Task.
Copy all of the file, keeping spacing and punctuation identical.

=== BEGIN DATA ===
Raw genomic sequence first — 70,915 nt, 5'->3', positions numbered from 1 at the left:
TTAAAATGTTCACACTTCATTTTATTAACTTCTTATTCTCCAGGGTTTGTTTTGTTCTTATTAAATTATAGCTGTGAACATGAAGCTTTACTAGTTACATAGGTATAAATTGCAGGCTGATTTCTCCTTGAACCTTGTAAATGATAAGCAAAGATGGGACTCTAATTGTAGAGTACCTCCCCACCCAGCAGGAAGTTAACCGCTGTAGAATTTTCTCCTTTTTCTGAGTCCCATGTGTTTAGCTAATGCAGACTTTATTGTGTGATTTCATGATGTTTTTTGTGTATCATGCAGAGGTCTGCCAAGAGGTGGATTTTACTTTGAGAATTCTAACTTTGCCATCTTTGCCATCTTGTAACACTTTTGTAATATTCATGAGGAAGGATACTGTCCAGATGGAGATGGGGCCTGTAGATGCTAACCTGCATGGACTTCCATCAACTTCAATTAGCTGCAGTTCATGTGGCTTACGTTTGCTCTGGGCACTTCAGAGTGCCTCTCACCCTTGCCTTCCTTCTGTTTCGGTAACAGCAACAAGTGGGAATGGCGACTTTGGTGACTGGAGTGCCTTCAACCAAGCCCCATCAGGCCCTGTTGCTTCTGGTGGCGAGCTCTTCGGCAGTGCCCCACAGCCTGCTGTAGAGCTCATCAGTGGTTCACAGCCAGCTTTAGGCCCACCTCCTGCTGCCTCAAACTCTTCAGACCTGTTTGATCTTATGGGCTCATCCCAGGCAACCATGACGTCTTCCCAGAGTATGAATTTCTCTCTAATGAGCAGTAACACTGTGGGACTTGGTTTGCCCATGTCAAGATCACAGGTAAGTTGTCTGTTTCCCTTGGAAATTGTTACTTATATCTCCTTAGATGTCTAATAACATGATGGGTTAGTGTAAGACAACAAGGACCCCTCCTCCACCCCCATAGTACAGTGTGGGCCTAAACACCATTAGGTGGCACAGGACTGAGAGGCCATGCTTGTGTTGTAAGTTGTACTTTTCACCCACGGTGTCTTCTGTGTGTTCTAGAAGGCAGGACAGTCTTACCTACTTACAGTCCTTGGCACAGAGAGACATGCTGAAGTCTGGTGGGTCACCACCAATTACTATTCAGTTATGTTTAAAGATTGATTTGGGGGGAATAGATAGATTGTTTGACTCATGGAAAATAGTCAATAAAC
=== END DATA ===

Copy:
Raw genomic sequence first — 70,915 nt, 5'->3', positions numbered from 1 at the left:
TTAAAATGTTCACACTTCATTTTATTAACTTCTTATTCTCCAGGGTTTGTTTTGTTCTTATTAAATTATAGCTGTGAACATGAAGCTTTACTAGTTACATAGGTATAAATTGCAGGCTGATTTCTCCTTGAACCTTGTAAATGATAAGCAAAGATGGGACTCTAATTGTAGAGTACCTCCCCACCCAGCAGGAAGTTAACCGCTGTAGAATTTTCTCCTTTTTCTGAGTCCCATGTGTTTAGCTAATGCAGACTTTATTGTGTGATTTCATGATGTTTTTTGTGTATCATGCAGAGGTCTGCCAAGAGGTGGATTTTACTTTGAGAATTCTAACTTTGCCATCTTTGCCATCTTGTAACACTTTTGTAATATTCATGAGGAAGGATACTGTCCAGATGGAGATGGGGCCTGTAGATGCTAACCTGCATGGACTTCCATCAACTTCAATTAGCTGCAGTTCATGTGGCTTACGTTTGCTCTGGGCACTTCAGAGTGCCTCTCACCCTTGCCTTCCTTCTGTTTCGGTAACAGCAACAAGTGGGAATGGCGACTTTGGTGACTGGAGTGCCTTCAACCAAGCCCCATCAGGCCCTGTTGCTTCTGGTGGCGAGCTCTTCGGCAGTGCCCCACAGCCTGCTGTAGAGCTCATCAGTGGTTCACAGCCAGCTTTAGGCCCACCTCCTGCTGCCTCAAACTCTTCAGACCTGTTTGATCTTATGGGCTCATCCCAGGCAACCATGACGTCTTCCCAGAGTATGAATTTCTCTCTAATGAGCAGTAACACTGTGGGACTTGGTTTGCCCATGTCAAGATCACAGGTAAGTTGTCTGTTTCCCTTGGAAATTGTTACTTATATCTCCTTAGATGTCTAATAACATGATGGGTTAGTGTAAGACAACAAGGACCCCTCCTCCACCCCCATAGTACAGTGTGGGCCTAAACACCATTAGGTGGCACAGGACTGAGAGGCCATGCTTGTGTTGTAAGTTGTACTTTTCACCCACGGTGTCTTCTGTGTGTTCTAGAAGGCAGGACAGTCTTACCTACTTACAGTCCTTGGCACAGAGAGACATGCTGAAGTCTGGTGGGTCACCACCAATTACTATTCAGTTATGTTTAAAGATTGATTTGGGGGGAATAGATAGATTGTTTGACTCATGGAAAATAGTCAATAAAC